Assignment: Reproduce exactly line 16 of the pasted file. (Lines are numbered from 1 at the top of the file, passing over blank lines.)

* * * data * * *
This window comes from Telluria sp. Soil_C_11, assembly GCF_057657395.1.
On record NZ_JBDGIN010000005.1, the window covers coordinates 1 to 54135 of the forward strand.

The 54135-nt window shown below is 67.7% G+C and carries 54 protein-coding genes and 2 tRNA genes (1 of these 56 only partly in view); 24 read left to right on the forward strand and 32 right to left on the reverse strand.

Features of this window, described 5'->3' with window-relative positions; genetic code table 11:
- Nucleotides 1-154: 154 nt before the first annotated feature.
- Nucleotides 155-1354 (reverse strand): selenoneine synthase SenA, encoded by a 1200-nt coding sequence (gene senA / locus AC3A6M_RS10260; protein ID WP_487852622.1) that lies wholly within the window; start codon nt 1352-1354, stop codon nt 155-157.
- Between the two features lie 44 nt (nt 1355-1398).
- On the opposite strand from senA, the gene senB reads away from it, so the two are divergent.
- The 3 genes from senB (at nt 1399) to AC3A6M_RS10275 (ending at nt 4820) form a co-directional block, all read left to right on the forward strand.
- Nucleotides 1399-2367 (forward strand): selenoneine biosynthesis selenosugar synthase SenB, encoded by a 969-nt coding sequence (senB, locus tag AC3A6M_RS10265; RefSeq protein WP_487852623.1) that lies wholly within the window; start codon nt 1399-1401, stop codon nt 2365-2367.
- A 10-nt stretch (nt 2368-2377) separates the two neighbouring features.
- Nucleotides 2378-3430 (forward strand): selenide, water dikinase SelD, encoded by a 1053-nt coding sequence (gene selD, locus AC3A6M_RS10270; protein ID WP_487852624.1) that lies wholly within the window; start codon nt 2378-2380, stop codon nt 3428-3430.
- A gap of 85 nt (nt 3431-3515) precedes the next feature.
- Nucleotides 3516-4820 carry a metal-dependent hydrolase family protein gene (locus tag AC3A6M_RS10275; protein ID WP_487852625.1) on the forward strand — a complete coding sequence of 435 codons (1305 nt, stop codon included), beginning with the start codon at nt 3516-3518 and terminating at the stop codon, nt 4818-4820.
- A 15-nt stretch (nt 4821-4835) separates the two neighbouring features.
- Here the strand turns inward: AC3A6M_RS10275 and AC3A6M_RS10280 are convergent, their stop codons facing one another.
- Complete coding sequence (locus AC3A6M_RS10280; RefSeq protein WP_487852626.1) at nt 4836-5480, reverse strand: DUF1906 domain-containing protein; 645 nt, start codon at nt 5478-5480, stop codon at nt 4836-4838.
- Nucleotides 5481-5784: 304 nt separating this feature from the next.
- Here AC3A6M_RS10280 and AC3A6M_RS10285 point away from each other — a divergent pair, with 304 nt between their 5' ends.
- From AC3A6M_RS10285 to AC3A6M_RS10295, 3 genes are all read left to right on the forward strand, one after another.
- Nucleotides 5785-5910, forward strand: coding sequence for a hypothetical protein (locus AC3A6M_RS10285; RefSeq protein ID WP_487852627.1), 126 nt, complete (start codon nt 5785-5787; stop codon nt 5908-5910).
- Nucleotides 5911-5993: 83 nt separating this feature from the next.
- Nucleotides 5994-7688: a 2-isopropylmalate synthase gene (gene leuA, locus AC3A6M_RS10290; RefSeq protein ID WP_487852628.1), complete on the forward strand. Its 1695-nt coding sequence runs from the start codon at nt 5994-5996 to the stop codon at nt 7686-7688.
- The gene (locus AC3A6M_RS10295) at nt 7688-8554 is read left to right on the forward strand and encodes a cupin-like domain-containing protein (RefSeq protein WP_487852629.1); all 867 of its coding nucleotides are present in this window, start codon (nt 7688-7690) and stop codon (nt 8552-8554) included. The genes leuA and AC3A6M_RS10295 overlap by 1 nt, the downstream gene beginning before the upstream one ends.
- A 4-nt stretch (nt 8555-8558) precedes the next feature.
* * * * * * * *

- Here the strand turns inward: AC3A6M_RS10275 and AC3A6M_RS10280 are convergent, their stop codons facing one another.